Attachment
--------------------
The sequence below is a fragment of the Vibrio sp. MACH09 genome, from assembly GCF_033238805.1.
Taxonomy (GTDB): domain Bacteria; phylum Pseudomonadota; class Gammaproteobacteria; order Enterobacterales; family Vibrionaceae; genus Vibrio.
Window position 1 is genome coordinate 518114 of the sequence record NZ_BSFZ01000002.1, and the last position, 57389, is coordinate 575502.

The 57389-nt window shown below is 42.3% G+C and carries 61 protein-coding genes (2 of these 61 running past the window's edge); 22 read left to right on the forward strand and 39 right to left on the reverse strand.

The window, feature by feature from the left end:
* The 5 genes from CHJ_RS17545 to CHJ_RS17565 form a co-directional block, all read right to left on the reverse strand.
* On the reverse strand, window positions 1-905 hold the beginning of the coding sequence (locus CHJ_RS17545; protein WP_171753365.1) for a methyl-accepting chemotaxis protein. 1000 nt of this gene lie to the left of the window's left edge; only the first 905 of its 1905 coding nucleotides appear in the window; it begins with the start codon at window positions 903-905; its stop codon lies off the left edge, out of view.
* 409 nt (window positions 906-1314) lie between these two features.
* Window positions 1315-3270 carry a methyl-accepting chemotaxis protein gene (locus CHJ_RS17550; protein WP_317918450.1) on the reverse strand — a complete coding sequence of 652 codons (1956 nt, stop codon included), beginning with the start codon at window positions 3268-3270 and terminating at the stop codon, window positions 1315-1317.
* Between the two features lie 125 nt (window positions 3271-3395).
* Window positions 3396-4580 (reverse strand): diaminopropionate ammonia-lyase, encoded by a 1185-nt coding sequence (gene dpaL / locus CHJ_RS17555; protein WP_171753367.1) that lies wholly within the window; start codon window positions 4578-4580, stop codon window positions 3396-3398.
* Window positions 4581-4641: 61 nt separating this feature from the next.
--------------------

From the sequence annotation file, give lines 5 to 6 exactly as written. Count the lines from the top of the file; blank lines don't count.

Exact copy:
The window, feature by feature from the left end:
* The 5 genes from CHJ_RS17545 to CHJ_RS17565 form a co-directional block, all read right to left on the reverse strand.